Last Thursday, five year old Sachal accompanied by his maternal grandmother appeared before the divisional bench of Islamabad High Court [IHC] comprising CJ Farooq and Justice Miangul Hassan Aurangzeb. Sachal is the son of Pakistani journalist, poet, and blogger Muddassir Naaru, who went missing from Kaghan Valley in Mansehra district of Khyber Pakhtunkhwa while on a family excursion in 2018.
Being just six months old at that time, Sachal does not have any memories of this horrendous incident, which in a way is a good thing. But destiny has been rather cruel to him. In 2021, his mother suddenly passed away leaving this poor ‘half orphan’ to singlehandedly deal with the double trauma of having lost his mother and being unaware about the whereabouts and state of his father.
Naaru was also a social activist and human rights defender and had antagonised the Pakistani security forces and intelligence agencies by highlighting excesses being committed in the garb of fighting terrorism. Hence, there are good reasons to believe that these all-powerful entities considered it expedient to cause an inconvenient person refusing to be reined to simply ‘disappear’!
Enforced disappearances orchestrated by the Pakistan Army, its intelligence agencies and the para-military forces under it’s command is so commonplace that in 2021, the then IHC Chief Justice Athar Minallah had remarked that “If the press was [really] independent, the pictures of missing person’s families would have been in paper every day.” [Emphasis added].
With thousands of enforced disappearances suits languishing in courts for years, Naaru’s case too would have met the same fate had it not been for a couple of positive developments. The first lucky break came when Nuru was spotted by a close associate at a detention center meant for ‘missing people’ a few months after his disapppearance. This belied the police version that the journalist may have accidently died or committed suicide by drowning in the Kaghan River and confirmed that he was alive.
Two, Chief Justice Minallah took a very serious view of the government’s apathy in discharging its duty of protecting the people and made a scathing attack on the Pakistan Army by stating that “half of our lives were spent with non-democratic governments in power.” Noting that “Had the state existed somewhere, why would the affected family need to approach the court [sic],” he directed that a meeting between the parents and children of Naaru with the prime minister should be ensured before the next hearing into the case.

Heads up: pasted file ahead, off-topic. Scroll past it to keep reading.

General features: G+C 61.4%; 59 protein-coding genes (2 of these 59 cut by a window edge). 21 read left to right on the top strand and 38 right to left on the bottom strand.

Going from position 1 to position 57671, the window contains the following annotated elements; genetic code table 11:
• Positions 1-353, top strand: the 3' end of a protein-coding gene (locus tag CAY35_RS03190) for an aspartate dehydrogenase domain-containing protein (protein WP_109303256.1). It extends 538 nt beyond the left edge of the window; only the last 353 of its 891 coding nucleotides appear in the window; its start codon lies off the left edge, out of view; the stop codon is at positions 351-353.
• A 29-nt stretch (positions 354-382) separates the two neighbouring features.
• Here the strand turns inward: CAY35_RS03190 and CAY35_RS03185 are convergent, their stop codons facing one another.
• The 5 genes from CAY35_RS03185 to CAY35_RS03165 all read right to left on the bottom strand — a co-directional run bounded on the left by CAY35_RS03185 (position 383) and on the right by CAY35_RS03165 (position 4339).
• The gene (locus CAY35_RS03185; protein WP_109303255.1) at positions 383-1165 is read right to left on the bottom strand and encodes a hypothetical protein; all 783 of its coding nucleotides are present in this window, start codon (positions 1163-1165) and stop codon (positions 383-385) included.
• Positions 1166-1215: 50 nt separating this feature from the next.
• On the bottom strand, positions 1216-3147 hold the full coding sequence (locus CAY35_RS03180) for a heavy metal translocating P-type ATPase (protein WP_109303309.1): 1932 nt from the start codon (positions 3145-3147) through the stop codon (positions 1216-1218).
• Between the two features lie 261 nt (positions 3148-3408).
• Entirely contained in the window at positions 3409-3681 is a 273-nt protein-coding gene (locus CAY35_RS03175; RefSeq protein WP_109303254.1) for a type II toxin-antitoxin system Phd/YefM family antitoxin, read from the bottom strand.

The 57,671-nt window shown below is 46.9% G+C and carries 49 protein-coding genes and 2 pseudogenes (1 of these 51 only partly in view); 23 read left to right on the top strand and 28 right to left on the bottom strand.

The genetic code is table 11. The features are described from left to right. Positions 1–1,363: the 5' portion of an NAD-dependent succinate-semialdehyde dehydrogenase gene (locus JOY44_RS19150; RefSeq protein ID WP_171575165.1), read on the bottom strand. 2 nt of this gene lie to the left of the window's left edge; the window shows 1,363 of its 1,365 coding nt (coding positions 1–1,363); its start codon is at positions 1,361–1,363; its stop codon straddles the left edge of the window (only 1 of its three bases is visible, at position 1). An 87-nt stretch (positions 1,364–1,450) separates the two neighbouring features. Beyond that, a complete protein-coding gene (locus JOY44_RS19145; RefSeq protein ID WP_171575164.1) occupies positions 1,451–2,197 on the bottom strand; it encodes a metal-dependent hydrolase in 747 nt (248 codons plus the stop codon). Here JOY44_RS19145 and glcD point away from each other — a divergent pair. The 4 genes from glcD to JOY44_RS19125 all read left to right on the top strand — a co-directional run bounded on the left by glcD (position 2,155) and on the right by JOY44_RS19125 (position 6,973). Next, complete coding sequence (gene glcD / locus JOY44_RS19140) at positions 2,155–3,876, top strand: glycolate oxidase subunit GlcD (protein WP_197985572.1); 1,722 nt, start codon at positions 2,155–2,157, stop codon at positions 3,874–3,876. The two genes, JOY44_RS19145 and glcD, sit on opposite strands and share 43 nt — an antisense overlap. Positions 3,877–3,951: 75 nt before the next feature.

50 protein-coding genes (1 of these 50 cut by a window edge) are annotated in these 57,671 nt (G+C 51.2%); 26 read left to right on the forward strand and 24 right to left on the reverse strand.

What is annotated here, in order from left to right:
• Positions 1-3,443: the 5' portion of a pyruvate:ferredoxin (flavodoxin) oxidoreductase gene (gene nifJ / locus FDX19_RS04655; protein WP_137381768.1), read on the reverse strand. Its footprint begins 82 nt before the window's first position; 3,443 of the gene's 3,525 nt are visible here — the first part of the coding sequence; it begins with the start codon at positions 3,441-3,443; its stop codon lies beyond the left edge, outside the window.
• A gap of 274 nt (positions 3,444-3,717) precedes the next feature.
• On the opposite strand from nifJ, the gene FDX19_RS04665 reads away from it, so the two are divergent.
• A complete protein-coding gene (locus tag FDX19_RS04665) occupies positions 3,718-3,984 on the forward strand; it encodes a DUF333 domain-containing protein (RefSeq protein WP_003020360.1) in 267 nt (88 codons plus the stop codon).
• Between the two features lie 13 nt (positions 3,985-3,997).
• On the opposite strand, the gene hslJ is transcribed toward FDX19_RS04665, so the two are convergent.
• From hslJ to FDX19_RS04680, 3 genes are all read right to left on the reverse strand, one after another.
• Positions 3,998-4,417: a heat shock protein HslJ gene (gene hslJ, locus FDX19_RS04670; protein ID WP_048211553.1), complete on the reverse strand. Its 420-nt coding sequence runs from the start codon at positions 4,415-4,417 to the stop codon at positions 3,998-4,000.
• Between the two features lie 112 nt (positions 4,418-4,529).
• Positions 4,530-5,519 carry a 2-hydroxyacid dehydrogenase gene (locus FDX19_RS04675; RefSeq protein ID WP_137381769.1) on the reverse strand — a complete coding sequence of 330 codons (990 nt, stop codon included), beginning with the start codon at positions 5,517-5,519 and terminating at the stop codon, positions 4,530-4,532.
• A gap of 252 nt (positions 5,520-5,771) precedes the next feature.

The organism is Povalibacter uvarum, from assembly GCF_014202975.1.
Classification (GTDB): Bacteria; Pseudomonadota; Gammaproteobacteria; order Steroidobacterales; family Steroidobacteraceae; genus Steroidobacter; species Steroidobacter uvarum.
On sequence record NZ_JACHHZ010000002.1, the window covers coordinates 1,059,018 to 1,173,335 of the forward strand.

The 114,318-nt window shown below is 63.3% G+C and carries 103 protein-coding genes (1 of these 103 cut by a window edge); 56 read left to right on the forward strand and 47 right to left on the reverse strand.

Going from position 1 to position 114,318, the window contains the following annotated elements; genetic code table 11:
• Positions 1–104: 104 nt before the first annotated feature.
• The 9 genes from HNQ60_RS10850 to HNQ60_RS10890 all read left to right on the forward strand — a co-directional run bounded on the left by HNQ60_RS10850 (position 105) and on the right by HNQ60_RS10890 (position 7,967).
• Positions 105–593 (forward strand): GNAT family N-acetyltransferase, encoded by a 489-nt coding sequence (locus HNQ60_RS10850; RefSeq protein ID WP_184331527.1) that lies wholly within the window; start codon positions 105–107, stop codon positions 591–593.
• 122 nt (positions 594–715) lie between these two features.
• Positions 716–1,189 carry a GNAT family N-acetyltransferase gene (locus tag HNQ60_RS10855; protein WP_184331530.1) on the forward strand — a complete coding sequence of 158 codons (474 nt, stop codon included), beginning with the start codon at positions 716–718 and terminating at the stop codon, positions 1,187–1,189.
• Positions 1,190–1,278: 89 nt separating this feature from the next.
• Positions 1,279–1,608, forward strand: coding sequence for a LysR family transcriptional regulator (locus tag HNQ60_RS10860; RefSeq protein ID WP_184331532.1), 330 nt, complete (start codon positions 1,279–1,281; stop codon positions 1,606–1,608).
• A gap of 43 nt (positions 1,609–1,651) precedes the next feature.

Though the meeting with the prime minister was held and many assurances were given, the Naaru case remains in limbo and Sachal along with his grandmother continue to knock on IHC’s door for justice and that’s why they were there last Thursday. And in its news report, Dawn mentions, “When Naaru’s case came up, the CJ noted how the court felt embarrassed that the matter has been lingering for five years now.” What could be more embarrassing for a country than its court publicly expressing embarrassment for its inability to dispense justice?
In another such case heard along with that of Naaru’s disappearance, the petitioner informed the court that his two sons had been missing for a very long time. Noting that this case was extraordinary and brought disrepute to Pakistan, the two member IHC divisional bench division lamented that “the state appeared to be helpless in the matter.”
This observation clearly reaffirms the fact that the burgeoning cases of enforced disappearances in Pakistan are primarily due to Rawalpindi’s lack of accountability that flows from its absolute supremacy over both the country’s legislature and judiciary. This admission revives memories of IHC senior judge Justice Shaukat Siddiqui’s 2018 revelation that “Today the judiciary and media have come in the control of ‘Bandookwala’ [army]. Judiciary is not independent…,[sic]” and how “In different cases, the ISI forms benches of its choice to get desired results.”
The fact that the Pakistan Army has scant regard for observing human rights is evident from its self-admitted involvement in enforced disappearances. Readers may recall that during a press conference in 2019, the then DG ISPR Maj Gen Asif Ghafoor, had while replying to a question on enforced disappearances said, “We don’t wish that anyone should be missing. But when it’s war, you have to do a lot of things- as they say, all is fair in love and war; war is very ruthless.” [Emphasis added].
Human Rights Watch World Report 2019 on Pakistan also mentions that “During counter-terrorism operations, Pakistani security forces often are responsible for serious human rights violations including torture, enforced disappearances, detention without charge, and extrajudicial killings, according to Pakistan human rights defenders and defence lawyers… Authorities do not allow independent monitoring of trials in military courts and many defendants are denied the right to a fair trial.” [Emphasis added].
In its editorial of October 7, Dawn appropriately stated that “The blight of enforced disappearances has become almost normalised in our society, with hardly any voice being raised against the unlawful detention of citizens,” and leaves the reader with a haunting question- “Is the state comfortable with the fact that Pakistan is seen as a lawless land, where people disappear and are arbitrarily punished?”.